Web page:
Administrative Law: Dinosaur Park Simulation

University of Denver Sturm College of Law

The practice of law often requires use of imagination and creativity. However, there are few places in law school where law students exercise these traits. Even simulation and problem classes rely on hypotheticals tailored to law, but not to the unedited, rough facts of problems actually brought to attorneys on a daily basis. My upper class courses, including Dinosaur Park Administrative Law, are “ill-structured” simulations, ones that merely put into place a scenario that expands in unpredictable ways based on law student manipulation. These scenarios can go anywhere based on student exercise of ingenuity and practical skills. Development of the legal imagination, evidenced through the use of practical skills knowledge, is critical to producing practice-ready lawyers.

Course Description 

Administrative Law is a required course at our law school. I have taught the course in this simulation four times over ten years. The course teaches all three Carnegie categories: legal analytics, practice skills, and professional identity. The class teaches legislative drafting skills while also teaching administrative law. The class takes the novel Jurassic Park and treats the scenario of a company releasing dinosaur DNA into the biosphere as a real world problem. The students work in teams to decide how to address the problem legislatively, creating a regulatory framework to effectively deal with all aspects of the problem. Students typically create a regulatory agency and give it powers and limits, integrating constitutional and statutory requirements into their invented structure. The course is innovative in taking a complex problem described in a long report (Jurassic Park) and puts students in the position of lawyer legislator. Students learn administrative law but also must wrestle with policy decisions and their own views of government control and free enterprise in the process. I began teaching the course this way because in the traditional class students only get a fragmented view of administrative policy and process. The case method is not very good in conveying a robust view of the very dynamic administrative state.

Course Design 

Upper Level / Practicum / Carnegie Integrated Course / Required / Legal Writing

Course Objectives:

Students will develop core knowledge in the area of federal and state administrative law, including the Administrative Procedure Act and practice and procedure before state and federal agencies.

Students will decide how to regulate in the area of dinosaur biogenetics, will draft a legislative regulatory scheme, including policy and agency design, information collection and release, rulemaking, adjudication, appellate procedure, and agency ethical issues including conflict of interest and practice before the agency provisions.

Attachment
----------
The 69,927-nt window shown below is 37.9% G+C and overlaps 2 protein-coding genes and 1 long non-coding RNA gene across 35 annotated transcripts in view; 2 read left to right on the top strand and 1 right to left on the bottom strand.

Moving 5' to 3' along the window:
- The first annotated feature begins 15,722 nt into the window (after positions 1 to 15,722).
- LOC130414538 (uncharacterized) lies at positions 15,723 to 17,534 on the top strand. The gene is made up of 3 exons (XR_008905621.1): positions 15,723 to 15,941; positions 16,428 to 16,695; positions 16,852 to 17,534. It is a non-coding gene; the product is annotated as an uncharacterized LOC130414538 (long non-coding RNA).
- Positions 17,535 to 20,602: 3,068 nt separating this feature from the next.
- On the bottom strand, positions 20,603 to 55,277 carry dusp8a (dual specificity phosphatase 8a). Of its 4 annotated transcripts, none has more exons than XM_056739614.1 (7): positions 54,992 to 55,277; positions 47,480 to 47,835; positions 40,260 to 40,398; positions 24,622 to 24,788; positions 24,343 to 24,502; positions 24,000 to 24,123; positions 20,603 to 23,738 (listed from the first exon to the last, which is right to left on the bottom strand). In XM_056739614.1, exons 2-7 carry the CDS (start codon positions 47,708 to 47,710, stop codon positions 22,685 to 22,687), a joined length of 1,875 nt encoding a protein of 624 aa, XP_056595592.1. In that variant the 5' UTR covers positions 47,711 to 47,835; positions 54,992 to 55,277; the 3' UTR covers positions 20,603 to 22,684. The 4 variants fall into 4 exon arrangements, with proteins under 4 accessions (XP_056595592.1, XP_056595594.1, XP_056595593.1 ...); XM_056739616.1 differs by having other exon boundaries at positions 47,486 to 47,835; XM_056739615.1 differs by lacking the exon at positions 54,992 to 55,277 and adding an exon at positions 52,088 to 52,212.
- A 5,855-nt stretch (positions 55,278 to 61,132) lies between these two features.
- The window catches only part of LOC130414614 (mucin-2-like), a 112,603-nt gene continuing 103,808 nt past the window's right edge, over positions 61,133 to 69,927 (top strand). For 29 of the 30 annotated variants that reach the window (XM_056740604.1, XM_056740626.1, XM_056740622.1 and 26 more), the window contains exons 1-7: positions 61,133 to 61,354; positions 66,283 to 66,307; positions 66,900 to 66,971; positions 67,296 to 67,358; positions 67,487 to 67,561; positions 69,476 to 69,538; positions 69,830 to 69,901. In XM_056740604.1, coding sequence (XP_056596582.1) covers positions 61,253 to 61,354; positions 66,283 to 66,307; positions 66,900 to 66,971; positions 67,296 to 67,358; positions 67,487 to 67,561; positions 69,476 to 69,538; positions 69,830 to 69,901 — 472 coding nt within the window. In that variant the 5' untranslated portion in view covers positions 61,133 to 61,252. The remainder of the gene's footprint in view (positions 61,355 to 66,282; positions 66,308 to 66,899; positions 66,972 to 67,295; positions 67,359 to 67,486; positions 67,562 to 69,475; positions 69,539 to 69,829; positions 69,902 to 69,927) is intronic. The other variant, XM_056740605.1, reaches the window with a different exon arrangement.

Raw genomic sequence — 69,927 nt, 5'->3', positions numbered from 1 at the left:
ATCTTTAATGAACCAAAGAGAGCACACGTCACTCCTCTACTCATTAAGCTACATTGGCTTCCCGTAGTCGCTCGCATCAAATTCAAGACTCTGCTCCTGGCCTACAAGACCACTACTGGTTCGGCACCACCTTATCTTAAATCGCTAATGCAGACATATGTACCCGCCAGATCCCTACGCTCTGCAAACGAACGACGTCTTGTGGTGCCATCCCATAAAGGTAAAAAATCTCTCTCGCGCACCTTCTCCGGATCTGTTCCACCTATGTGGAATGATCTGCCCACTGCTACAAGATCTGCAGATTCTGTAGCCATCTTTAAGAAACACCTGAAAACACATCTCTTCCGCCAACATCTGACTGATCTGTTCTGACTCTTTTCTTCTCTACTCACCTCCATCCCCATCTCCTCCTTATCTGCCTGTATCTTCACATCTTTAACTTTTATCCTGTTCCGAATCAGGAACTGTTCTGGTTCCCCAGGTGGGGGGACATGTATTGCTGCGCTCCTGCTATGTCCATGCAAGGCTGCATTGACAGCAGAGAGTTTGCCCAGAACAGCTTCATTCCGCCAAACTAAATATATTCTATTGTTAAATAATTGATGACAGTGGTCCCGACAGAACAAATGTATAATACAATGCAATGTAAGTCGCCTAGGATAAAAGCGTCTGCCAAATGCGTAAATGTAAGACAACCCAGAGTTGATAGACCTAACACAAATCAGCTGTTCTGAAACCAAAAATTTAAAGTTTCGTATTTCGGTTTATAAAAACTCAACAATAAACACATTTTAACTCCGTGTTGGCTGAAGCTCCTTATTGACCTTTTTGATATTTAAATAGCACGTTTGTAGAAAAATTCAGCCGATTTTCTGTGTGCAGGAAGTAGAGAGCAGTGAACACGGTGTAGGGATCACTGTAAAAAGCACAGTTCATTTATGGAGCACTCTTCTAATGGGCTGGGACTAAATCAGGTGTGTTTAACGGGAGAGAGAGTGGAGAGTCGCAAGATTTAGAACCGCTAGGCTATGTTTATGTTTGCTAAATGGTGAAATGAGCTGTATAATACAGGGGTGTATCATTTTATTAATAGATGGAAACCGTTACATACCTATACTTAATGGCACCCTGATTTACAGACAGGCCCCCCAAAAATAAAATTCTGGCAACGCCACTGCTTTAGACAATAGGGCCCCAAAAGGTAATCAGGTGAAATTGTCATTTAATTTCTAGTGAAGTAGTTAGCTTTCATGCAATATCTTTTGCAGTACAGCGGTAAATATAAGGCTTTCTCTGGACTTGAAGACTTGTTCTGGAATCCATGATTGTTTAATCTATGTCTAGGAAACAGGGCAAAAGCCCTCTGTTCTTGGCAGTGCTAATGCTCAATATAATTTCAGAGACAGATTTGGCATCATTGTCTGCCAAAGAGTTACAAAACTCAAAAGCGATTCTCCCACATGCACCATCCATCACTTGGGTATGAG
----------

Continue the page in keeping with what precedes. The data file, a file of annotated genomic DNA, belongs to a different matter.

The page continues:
Students will work collaboratively in teams to brainstorm and draft in the various areas of the proposed statute.

Students will present their work orally and in writing for purposes of constructive feedback and critique.

Students will lead class sessions in teams related to their area of drafting and expertise.

I developed the course in order to address the "forest" of administrative law and policy. The casebook method for teaching administrative law is fragmented and therefore only teaches students the individual "trees" in the area of administrative law. The process of drafting an entire regulatory scheme teaches in depth the reasons for various regulatory policy choices, including, for example, policy differences between informal and formal rulemaking or liberal versus conservative approaches to physical search authority. I have added two teams since I started teaching this way, a fact team (responsible for knowing all the details of the Jurassic Park novel, like a complex litigation scenario) and a Regulatory Landscape and Details Team (responsible for ethical issues and also for knowing the regulatory landscape that already exists for cloning and DNA regulation). Also, the course exams are built from the contextual facts produced in the class.

Teaching Methods 

Lectures / Collaborative/Cooperative/Team Learning / Group Discussion / Simulation / Peer Teaching / Socratic Inquiry / Legal Writing (Legislative Drafting)

Student assignments include:

Team teaching portion of Administrative Law course related to their developed area of expertise.

Drafting portions of regulatory legislation for dinosaur biogenetics.

Researching relevant areas of Administrative Law to support drafting efforts and justifications.

Students receive oral feedback on class teaching presentations and written feedback on drafts. Performance rubrics are distributed at beginning of class.

Students take a late midterm contextually developed from the facts of the class.

Outcomes 

Student learning measured through oral presentation and questions + contribution to critique of drafts, portions of legislation drafted, midterm exam. Student work product is a strong measure of the effectiveness of learning, but students also turn in a final report that indicates the work they’ve done on the project. This report reveals effectiveness of learning.

Future plans include bringing actual legislative drafters into the class to work with students on their assignments.

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